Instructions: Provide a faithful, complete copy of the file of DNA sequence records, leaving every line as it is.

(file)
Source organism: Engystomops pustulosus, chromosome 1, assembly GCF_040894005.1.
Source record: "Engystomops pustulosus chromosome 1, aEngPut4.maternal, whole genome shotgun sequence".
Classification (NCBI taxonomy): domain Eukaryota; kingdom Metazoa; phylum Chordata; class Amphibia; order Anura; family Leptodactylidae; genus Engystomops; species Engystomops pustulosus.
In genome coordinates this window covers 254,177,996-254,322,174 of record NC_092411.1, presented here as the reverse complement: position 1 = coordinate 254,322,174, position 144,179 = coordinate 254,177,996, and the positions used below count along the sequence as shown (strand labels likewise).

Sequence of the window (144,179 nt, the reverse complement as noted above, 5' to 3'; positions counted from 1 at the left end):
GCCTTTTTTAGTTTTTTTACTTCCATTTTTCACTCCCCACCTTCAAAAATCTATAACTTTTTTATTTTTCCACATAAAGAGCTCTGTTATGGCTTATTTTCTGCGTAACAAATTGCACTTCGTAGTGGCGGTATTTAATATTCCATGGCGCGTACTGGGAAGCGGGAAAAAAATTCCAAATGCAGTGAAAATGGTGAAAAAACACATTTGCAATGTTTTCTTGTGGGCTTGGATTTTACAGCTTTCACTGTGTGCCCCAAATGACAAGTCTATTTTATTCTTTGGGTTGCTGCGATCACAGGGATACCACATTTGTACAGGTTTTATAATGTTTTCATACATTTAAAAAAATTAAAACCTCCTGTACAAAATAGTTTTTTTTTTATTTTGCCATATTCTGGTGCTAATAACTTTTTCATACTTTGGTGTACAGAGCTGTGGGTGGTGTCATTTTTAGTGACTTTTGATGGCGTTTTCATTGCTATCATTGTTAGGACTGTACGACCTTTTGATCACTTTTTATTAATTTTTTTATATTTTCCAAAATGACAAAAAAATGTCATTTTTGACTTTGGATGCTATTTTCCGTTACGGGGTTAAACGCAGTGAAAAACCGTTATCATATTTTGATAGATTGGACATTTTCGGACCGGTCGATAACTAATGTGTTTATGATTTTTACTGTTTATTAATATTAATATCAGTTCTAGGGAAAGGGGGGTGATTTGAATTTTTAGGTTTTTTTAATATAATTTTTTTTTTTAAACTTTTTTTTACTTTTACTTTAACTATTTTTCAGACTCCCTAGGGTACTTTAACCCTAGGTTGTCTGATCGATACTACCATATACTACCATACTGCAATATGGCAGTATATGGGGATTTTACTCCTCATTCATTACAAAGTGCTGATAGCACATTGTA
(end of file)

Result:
Source organism: Engystomops pustulosus, chromosome 1, assembly GCF_040894005.1.
Source record: "Engystomops pustulosus chromosome 1, aEngPut4.maternal, whole genome shotgun sequence".
Classification (NCBI taxonomy): domain Eukaryota; kingdom Metazoa; phylum Chordata; class Amphibia; order Anura; family Leptodactylidae; genus Engystomops; species Engystomops pustulosus.
In genome coordinates this window covers 254,177,996-254,322,174 of record NC_092411.1, presented here as the reverse complement: position 1 = coordinate 254,322,174, position 144,179 = coordinate 254,177,996, and the positions used below count along the sequence as shown (strand labels likewise).

Sequence of the window (144,179 nt, the reverse complement as noted above, 5' to 3'; positions counted from 1 at the left end):
GCCTTTTTTAGTTTTTTTACTTCCATTTTTCACTCCCCACCTTCAAAAATCTATAACTTTTTTATTTTTCCACATAAAGAGCTCTGTTATGGCTTATTTTCTGCGTAACAAATTGCACTTCGTAGTGGCGGTATTTAATATTCCATGGCGCGTACTGGGAAGCGGGAAAAAAATTCCAAATGCAGTGAAAATGGTGAAAAAACACATTTGCAATGTTTTCTTGTGGGCTTGGATTTTACAGCTTTCACTGTGTGCCCCAAATGACAAGTCTATTTTATTCTTTGGGTTGCTGCGATCACAGGGATACCACATTTGTACAGGTTTTATAATGTTTTCATACATTTAAAAAAATTAAAACCTCCTGTACAAAATAGTTTTTTTTTTATTTTGCCATATTCTGGTGCTAATAACTTTTTCATACTTTGGTGTACAGAGCTGTGGGTGGTGTCATTTTTAGTGACTTTTGATGGCGTTTTCATTGCTATCATTGTTAGGACTGTACGACCTTTTGATCACTTTTTATTAATTTTTTTATATTTTCCAAAATGACAAAAAAATGTCATTTTTGACTTTGGATGCTATTTTCCGTTACGGGGTTAAACGCAGTGAAAAACCGTTATCATATTTTGATAGATTGGACATTTTCGGACCGGTCGATAACTAATGTGTTTATGATTTTTACTGTTTATTAATATTAATATCAGTTCTAGGGAAAGGGGGGTGATTTGAATTTTTAGGTTTTTTTAATATAATTTTTTTTTTTAAACTTTTTTTTACTTTTACTTTAACTATTTTTCAGACTCCCTAGGGTACTTTAACCCTAGGTTGTCTGATCGATACTACCATATACTACCATACTGCAATATGGCAGTATATGGGGATTTTACTCCTCATTCATTACAAAGTGCTGATAGCACATTGTA